So I stood on the corner outside the clinic and called my best friend and cried. All I could think was, I can’t have children, I’m gonna be rejected. My friend said, “Oh God, this is crazy,” and offered support. I stayed in my room and cried for three days, then finally went back to work feeling very down, with my guard up.
Tim Murphy: Did you know there was effective HIV treatment to keep you healthy?
Avery: I said right away to the doctor who diagnosed me, “I want medicine right now,” so he put me on it and I stayed on it. Then I went to Atlanta to visit and decided to stay there and found a job and got more informed about HIV. I started reading up and got my care from AHF there and then met more HIV-positive people via the Evolution Project at AID Atlanta. Everyone there was very transparent and open about their status. I never told anyone in Cleveland about my status, especially my family, and I wasn’t ready to be open. But with the group in Atlanta, I actually said my status out loud when we went on an advocacy trip with the Black AIDS Institute to Fire Island in New York. I said it aloud to 400 strangers and did not get rejected, so I felt good about that.
I came back to Cleveland in 2015, when I lost my job in Atlanta. I’ve known Lance [Malone, at Care Alliance] for years, he’s like my little brother. He told me about the Positive Youth Leadership Summit, so I went in there a little cocky because of all the HIV info I already knew from Atlanta. I became a group leader, and I’m still one of the counselors and help create the summit every year.
TM: Did you ever tell your family your status?
Avery: I told my mom, grandmother, and cousin after four years. They just said, “Oh.” That was it. Nothing supportive, but also nothing negative. “Are you taking your medicine?” I said yes. I told my mom to watch the documentary The Last One, about the AIDS Memorial Quilt, and after she came back and said, “You good?” and that was it. I wanted them to be more supportive, but I also wanted to be not too concerned about their response, so...
Friends whom I’ve confided my status to have told other people about it, and I have had to tell them, close friends, that really hurt me.
TM: How much of a role does HIV play in your life now?
Avery: I do have moments when I forget to take my medicine, then I think, “How can I advocate for this when I’m not even sticking to it myself?” I’ve asked Lance to challenge me and ask me about this. I’ve volunteered in Lance’s department at Care Alliance, answering calls and putting together condom packages. I’m also a volunteer in the infectious disease unit at MetroHealth to offer support and conversation for people newly diagnosed with HIV.
TM: Do you know a lot of other HIV-positive folks?
Avery: Now, yes. I’ve met them at different support groups and functions.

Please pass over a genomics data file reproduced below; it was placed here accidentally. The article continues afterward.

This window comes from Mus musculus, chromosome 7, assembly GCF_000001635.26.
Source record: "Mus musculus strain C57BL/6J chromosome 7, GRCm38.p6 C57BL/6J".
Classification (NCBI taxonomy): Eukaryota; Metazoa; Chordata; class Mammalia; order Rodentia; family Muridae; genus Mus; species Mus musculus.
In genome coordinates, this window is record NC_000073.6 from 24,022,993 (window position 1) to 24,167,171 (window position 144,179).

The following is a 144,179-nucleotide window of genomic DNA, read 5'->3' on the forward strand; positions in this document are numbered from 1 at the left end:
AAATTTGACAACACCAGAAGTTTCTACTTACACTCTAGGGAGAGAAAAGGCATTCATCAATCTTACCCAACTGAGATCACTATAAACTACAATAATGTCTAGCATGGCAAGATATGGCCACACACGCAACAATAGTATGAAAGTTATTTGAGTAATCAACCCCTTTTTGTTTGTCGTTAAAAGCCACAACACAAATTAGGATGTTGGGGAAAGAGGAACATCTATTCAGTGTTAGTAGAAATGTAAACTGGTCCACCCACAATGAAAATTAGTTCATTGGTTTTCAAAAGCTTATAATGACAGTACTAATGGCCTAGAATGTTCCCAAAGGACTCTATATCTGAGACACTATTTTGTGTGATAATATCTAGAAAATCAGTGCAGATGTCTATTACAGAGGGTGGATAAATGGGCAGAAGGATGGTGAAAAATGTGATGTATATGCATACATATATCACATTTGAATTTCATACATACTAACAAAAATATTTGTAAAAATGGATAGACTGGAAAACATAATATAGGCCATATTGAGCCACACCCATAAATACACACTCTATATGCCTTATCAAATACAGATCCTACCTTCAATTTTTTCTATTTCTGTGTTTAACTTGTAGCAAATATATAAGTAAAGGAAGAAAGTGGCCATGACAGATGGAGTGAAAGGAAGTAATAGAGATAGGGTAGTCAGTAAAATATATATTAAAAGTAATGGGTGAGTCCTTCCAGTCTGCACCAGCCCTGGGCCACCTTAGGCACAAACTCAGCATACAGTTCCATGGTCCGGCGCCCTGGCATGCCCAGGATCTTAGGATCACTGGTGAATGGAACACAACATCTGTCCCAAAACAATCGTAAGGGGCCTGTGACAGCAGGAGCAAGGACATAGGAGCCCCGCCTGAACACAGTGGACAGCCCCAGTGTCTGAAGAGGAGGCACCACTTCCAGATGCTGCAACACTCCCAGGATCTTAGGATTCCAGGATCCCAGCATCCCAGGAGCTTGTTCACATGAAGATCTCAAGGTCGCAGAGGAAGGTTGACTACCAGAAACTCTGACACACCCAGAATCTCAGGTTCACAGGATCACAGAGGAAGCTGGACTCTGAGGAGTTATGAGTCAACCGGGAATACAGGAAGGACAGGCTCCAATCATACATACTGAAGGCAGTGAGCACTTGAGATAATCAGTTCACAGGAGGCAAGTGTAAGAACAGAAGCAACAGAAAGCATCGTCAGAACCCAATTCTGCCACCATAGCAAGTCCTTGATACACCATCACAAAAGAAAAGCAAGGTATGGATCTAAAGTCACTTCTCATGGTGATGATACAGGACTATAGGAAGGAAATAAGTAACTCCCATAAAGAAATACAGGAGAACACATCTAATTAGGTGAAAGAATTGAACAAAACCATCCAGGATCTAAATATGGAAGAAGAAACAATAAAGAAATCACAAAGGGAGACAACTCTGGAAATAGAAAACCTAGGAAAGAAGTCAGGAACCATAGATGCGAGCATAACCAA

TM: Has HIV affected your relationships and romantic life?
Avery: Sometimes I feel the rejection. I’ll ask people, “What would you think if someone had HIV?” I try to test them on it. “Oh, no, I wouldn’t have a problem with it.” “What if I were?” I’m not dating anyone currently, but I have since being diagnosed and it hasn’t been an issue. I had a conversation about U=U with someone I was dating, and they believed me and were relieved that I gave them a heads-up about my status. Sometimes I tell about my status after an encounter, but I try to do it before.
TM: Do you know a lot of guys on PrEP?
Avery: Not really. People will say they’re on it, but then when I ask them what med they take, they can’t answer, so I’m like, “OK.”
TM: How would you describe the HIV situation in Cleveland?
Avery: There’s not enough conversation and disclosure outside of certain centers or clinics. In Atlanta, there were billboards and lots of public conversations about HIV and PrEP, but not here unless you initiate it yourself. To end HIV in Cleveland, I think it’ll take transparency and people being authentic, not being worried about what other people think or say. And beating the stigma. If we can find a way to support each other and not be judgmental and try to be informed.
TM: What do you think is behind young men of color who have sex with men having the highest HIV rates in Cleveland?
Avery: It’s people trying to fit in and not really valuing themselves, not understanding that they are putting themselves in risky situations. People want to get more info about HIV once they have it, but what about before? Like me—I didn’t know much until it was too late.
TM: Do you think the city of Cleveland is doing enough?
Avery: Columbus is really open about HIV, because Equitas has really made an impact. MetroHealth here in Cleveland puts some effort out, but they’re not really effective until people are newly diagnosed. I don’t see much info for young people here in public spaces like bus shelters, whereas in Atlanta you couldn’t turn around without seeing something about HIV.
TM: Well, Avery, what do you make of your life’s journey so far, nearly a decade after your HIV diagnosis?
Avery: I still have a lot more to do. Having HIV doesn’t define me, because I’m still Avery and I can go ahead and mentor, spread information to beat the stigma.
TM: Is that your big goal in life?
Avery: I want to build a family and be that mentor, teach and care and support and not judge. I try to live by that.